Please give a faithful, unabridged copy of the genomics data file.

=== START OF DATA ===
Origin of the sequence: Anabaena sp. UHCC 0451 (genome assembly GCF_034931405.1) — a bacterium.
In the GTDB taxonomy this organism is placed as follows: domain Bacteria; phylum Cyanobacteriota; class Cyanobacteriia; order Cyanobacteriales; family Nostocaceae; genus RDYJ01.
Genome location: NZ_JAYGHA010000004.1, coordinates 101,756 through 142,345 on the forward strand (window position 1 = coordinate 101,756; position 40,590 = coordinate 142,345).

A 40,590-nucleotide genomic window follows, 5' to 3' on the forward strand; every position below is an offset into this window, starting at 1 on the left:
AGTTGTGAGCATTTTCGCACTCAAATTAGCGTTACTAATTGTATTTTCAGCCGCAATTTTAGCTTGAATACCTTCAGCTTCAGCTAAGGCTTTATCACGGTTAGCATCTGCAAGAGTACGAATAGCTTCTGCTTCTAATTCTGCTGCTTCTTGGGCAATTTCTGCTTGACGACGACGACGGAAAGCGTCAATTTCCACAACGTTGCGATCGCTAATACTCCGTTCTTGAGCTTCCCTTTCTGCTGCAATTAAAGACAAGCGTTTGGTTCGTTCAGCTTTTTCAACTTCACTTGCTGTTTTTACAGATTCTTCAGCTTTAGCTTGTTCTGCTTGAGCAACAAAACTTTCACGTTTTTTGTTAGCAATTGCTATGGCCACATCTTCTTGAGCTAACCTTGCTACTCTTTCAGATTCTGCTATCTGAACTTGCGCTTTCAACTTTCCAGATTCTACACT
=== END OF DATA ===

Origin of the sequence: Anabaena sp. UHCC 0451 (genome assembly GCF_034931405.1) — a bacterium.
In the GTDB taxonomy this organism is placed as follows: domain Bacteria; phylum Cyanobacteriota; class Cyanobacteriia; order Cyanobacteriales; family Nostocaceae; genus RDYJ01.
Genome location: NZ_JAYGHA010000004.1, coordinates 101,756 through 142,345 on the forward strand (window position 1 = coordinate 101,756; position 40,590 = coordinate 142,345).

A 40,590-nucleotide genomic window follows, 5' to 3' on the forward strand; every position below is an offset into this window, starting at 1 on the left:
AGTTGTGAGCATTTTCGCACTCAAATTAGCGTTACTAATTGTATTTTCAGCCGCAATTTTAGCTTGAATACCTTCAGCTTCAGCTAAGGCTTTATCACGGTTAGCATCTGCAAGAGTACGAATAGCTTCTGCTTCTAATTCTGCTGCTTCTTGGGCAATTTCTGCTTGACGACGACGACGGAAAGCGTCAATTTCCACAACGTTGCGATCGCTAATACTCCGTTCTTGAGCTTCCCTTTCTGCTGCAATTAAAGACAAGCGTTTGGTTCGTTCAGCTTTTTCAACTTCACTTGCTGTTTTTACAGATTCTTCAGCTTTAGCTTGTTCTGCTTGAGCAACAAAACTTTCACGTTTTTTGTTAGCAATTGCTATGGCCACATCTTCTTGAGCTAACCTTGCTACTCTTTCAGATTCTGCTATCTGAACTTGCGCTTTCAACTTTCCAGATTCTACACT